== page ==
There's a lot to sort through about this law, and the first thing that has to be done is clear through some of the misunderstandings about it.
First off, it's important to understand that this is not one "EU Cookie Law." The EU issued a set of directives on cookies but left it for each member nation to interpret, define the requirements, and define the penalties. Your ire should be directed towards the Information Commissioner's Office, the UK government agency which is solely responsible for the permutations of the cookie law in the UK. I know that hatin' on the EU is a great national hobby, but this isn't actually the issue for it. Ranting about those big mean men in suits is not going to do a damn thing to help us find a solution.
And it's why WP.com isn't doing anything to bring blogs into compliance. There is not one "EU Cookie Law" to comply with. There are *twenty seven of them.* National approaches range from laissez-faire to paranoid. No company, including WP.com, should be expected to create twenty-seven different setups and presentations for a single product.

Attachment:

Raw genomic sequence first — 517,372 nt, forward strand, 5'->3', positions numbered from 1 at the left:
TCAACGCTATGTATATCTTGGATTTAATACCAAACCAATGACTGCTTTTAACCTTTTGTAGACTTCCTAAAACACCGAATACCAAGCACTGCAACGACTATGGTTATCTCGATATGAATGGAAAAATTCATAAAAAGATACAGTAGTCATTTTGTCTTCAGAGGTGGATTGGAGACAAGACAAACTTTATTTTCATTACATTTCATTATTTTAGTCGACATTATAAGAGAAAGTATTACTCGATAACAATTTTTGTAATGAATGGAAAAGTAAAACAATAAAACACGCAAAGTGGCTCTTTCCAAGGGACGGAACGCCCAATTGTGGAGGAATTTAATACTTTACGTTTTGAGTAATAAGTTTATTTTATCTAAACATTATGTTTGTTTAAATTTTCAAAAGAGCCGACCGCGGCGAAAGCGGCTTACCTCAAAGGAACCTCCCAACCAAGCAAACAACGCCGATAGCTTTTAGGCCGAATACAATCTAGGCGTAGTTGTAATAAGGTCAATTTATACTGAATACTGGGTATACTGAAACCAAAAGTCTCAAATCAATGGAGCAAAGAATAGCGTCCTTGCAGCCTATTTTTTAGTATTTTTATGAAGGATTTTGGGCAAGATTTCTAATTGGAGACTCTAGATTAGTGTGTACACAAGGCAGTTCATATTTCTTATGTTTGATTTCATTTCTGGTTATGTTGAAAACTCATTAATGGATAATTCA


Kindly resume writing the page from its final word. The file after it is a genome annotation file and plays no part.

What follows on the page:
Second, you need to educate yourself on the issues surrounding wp.org sites and the law - I write from the perspective of the UK's interpretation of it - to understand why WP.com isn't just making a slap-on, click-the-box, that's-you-sorted solution to it. You can do that with my conference presentation here.
Third, as for spreading misinformation about "£500,000" fines, educate yourself on what that number means, who issues those fines, and what they issue them for before you perpetuate scaremongering and become part of the problem rather than the solution. You can do that in my post here.
Finally, educate yourself on the web site accessibility issues which mean that many "compliance solutions" make a site meet the UK's interpretation of the cookie law but then break existing UK accessibility laws.
If you have any other questions, leave comments on my blog posts, or come talk to me at WordCamp UK in Edinburgh in July.